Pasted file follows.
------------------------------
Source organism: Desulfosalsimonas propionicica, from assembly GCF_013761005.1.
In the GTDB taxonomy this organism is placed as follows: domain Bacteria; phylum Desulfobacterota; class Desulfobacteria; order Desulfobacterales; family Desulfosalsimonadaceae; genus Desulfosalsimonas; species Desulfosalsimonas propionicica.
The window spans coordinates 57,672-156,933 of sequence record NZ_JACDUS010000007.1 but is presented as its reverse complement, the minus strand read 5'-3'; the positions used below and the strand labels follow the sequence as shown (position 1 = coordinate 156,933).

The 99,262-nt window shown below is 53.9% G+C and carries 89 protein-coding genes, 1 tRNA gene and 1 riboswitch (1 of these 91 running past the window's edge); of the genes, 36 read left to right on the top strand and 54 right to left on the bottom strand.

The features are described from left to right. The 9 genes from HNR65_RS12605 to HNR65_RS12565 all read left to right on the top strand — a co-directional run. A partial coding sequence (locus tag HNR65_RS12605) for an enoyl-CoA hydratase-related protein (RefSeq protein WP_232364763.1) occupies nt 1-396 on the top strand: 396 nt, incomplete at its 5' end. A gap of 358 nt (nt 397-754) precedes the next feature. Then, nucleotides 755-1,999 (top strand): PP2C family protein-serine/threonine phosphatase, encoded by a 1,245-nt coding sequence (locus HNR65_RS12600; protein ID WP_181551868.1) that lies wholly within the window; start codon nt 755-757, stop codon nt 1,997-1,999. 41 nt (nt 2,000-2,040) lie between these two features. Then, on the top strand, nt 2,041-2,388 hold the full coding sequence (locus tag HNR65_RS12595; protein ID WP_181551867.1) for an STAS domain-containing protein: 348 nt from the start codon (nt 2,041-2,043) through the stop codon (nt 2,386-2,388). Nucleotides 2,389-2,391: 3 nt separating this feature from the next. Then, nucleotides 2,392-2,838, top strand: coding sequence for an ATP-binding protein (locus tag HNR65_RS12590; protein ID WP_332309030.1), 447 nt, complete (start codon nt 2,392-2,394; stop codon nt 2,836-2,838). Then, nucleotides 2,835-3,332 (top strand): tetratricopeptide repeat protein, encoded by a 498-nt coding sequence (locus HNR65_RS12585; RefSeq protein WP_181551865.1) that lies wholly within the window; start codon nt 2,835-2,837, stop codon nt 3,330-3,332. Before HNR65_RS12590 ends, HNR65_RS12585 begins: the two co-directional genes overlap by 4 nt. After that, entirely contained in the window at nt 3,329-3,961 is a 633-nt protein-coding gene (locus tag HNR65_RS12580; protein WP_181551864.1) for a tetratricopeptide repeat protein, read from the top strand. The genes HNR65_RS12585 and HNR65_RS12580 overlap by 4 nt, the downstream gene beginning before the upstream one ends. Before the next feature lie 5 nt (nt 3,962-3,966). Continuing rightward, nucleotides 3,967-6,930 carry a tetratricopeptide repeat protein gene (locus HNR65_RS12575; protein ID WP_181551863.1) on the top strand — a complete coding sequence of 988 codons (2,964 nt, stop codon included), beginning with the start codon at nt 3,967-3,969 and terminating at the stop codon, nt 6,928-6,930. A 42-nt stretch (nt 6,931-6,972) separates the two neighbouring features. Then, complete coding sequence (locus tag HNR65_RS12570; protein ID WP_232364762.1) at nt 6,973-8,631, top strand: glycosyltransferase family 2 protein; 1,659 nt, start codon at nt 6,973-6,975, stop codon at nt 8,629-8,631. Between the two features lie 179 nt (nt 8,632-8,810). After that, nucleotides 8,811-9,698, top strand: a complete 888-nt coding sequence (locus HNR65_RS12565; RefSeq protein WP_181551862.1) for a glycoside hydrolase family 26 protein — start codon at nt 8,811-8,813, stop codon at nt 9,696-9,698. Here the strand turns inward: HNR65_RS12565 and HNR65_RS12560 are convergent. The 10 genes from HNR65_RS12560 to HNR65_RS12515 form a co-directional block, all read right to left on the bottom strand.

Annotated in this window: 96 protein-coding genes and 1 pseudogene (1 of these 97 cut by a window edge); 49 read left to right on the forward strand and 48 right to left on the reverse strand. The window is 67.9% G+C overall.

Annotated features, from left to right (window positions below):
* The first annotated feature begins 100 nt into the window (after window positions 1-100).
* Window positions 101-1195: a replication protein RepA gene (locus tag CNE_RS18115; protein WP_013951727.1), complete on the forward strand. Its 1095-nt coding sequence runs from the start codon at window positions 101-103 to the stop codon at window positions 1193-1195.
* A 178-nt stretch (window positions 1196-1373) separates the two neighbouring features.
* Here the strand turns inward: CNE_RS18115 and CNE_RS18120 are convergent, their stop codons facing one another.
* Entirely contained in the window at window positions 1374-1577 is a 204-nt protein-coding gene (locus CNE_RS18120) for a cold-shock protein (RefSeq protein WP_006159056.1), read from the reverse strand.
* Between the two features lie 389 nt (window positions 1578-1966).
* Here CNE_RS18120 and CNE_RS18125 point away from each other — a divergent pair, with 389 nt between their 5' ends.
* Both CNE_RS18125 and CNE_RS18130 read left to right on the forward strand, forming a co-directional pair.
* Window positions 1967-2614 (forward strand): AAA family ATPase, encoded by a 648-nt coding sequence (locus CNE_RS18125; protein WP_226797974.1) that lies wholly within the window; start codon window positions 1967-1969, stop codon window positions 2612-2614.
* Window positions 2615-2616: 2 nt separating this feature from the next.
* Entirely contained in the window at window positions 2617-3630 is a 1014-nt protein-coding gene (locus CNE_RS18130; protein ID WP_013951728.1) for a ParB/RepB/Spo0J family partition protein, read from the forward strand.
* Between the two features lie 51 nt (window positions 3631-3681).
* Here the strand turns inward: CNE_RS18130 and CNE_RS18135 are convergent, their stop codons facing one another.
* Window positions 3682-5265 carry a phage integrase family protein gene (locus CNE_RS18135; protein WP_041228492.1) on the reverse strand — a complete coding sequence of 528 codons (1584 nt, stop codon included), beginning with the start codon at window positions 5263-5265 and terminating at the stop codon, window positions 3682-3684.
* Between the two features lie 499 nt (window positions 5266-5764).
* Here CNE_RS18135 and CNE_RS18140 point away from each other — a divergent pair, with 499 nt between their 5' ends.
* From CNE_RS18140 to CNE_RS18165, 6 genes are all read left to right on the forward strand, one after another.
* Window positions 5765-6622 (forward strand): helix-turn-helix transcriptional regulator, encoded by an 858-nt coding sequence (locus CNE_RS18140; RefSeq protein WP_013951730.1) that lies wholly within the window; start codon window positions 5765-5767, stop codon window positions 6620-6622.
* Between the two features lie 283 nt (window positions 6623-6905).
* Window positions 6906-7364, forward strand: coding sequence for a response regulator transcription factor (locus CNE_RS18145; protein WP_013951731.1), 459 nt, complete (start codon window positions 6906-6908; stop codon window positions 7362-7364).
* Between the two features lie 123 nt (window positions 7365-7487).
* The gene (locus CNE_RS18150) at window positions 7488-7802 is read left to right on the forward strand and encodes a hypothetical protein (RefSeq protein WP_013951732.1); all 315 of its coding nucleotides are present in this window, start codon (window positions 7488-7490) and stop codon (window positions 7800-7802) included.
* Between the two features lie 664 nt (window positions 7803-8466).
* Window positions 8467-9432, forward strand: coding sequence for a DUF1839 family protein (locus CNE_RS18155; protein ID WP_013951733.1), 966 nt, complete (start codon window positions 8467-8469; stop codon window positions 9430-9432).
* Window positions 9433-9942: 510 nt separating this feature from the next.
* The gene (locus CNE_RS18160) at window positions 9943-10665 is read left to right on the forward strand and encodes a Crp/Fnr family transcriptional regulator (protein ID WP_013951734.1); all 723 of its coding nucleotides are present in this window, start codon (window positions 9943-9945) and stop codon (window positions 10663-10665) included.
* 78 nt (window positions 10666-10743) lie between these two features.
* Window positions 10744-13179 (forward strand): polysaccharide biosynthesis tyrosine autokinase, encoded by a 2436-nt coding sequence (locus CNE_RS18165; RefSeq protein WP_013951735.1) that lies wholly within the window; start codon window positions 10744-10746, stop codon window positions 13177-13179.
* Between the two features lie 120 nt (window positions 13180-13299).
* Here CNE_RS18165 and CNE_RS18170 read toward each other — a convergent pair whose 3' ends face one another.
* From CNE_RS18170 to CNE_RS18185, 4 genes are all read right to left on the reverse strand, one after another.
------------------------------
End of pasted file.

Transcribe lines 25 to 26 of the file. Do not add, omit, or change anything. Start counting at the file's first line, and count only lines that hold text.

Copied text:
* Window positions 5765-6622 (forward strand): helix-turn-helix transcriptional regulator, encoded by an 858-nt coding sequence (locus CNE_RS18140; RefSeq protein WP_013951730.1) that lies wholly within the window; start codon window positions 5765-5767, stop codon window positions 6620-6622.
* Between the two features lie 283 nt (window positions 6623-6905).